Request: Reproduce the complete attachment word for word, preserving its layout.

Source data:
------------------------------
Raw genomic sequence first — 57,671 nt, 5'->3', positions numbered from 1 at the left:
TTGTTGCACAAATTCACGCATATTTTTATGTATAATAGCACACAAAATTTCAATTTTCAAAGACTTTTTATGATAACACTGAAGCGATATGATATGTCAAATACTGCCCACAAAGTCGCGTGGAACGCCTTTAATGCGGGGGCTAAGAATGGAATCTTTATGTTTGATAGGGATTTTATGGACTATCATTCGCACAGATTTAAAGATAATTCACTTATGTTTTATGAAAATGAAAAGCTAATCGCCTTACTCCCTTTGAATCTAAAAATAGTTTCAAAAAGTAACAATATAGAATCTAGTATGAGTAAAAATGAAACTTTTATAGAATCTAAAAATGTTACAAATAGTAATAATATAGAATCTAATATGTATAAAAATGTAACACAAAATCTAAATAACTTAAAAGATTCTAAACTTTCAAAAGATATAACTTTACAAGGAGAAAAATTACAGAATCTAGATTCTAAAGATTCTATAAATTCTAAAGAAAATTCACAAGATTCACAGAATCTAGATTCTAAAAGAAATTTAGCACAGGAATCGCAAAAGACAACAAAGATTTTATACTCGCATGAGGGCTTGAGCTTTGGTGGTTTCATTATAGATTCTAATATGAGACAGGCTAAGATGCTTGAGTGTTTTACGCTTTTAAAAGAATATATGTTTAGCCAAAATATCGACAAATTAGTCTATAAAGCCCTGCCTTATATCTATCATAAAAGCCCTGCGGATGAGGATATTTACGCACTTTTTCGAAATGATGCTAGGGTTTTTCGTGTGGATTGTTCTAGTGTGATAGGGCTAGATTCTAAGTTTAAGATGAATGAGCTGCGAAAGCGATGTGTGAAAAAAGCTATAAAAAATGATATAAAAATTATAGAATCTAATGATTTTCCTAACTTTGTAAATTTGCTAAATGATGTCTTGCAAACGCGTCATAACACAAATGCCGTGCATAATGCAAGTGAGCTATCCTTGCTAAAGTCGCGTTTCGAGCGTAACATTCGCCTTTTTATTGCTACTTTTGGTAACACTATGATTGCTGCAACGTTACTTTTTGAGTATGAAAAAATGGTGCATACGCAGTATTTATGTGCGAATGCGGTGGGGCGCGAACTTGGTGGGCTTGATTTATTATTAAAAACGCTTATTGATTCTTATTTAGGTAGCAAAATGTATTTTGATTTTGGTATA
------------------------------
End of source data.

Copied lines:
Raw genomic sequence first — 57,671 nt, 5'->3', positions numbered from 1 at the left:
TTGTTGCACAAATTCACGCATATTTTTATGTATAATAGCACACAAAATTTCAATTTTCAAAGACTTTTTATGATAACACTGAAGCGATATGATATGTCAAATACTGCCCACAAAGTCGCGTGGAACGCCTTTAATGCGGGGGCTAAGAATGGAATCTTTATGTTTGATAGGGATTTTATGGACTATCATTCGCACAGATTTAAAGATAATTCACTTATGTTTTATGAAAATGAAAAGCTAATCGCCTTACTCCCTTTGAATCTAAAAATAGTTTCAAAAAGTAACAATATAGAATCTAGTATGAGTAAAAATGAAACTTTTATAGAATCTAAAAATGTTACAAATAGTAATAATATAGAATCTAATATGTATAAAAATGTAACACAAAATCTAAATAACTTAAAAGATTCTAAACTTTCAAAAGATATAACTTTACAAGGAGAAAAATTACAGAATCTAGATTCTAAAGATTCTATAAATTCTAAAGAAAATTCACAAGATTCACAGAATCTAGATTCTAAAAGAAATTTAGCACAGGAATCGCAAAAGACAACAAAGATTTTATACTCGCATGAGGGCTTGAGCTTTGGTGGTTTCATTATAGATTCTAATATGAGACAGGCTAAGATGCTTGAGTGTTTTACGCTTTTAAAAGAATATATGTTTAGCCAAAATATCGACAAATTAGTCTATAAAGCCCTGCCTTATATCTATCATAAAAGCCCTGCGGATGAGGATATTTACGCACTTTTTCGAAATGATGCTAGGGTTTTTCGTGTGGATTGTTCTAGTGTGATAGGGCTAGATTCTAAGTTTAAGATGAATGAGCTGCGAAAGCGATGTGTGAAAAAAGCTATAAAAAATGATATAAAAATTATAGAATCTAATGATTTTCCTAACTTTGTAAATTTGCTAAATGATGTCTTGCAAACGCGTCATAACACAAATGCCGTGCATAATGCAAGTGAGCTATCCTTGCTAAAGTCGCGTTTCGAGCGTAACATTCGCCTTTTTATTGCTACTTTTGGTAACACTATGATTGCTGCAACGTTACTTTTTGAGTATGAAAAAATGGTGCATACGCAGTATTTATGTGCGAATGCGGTGGGGCGCGAACTTGGTGGGCTTGATTTATTATTAAAAACGCTTATTGATTCTTATTTAGGTAGCAAAATGTATTTTGATTTTGGTATA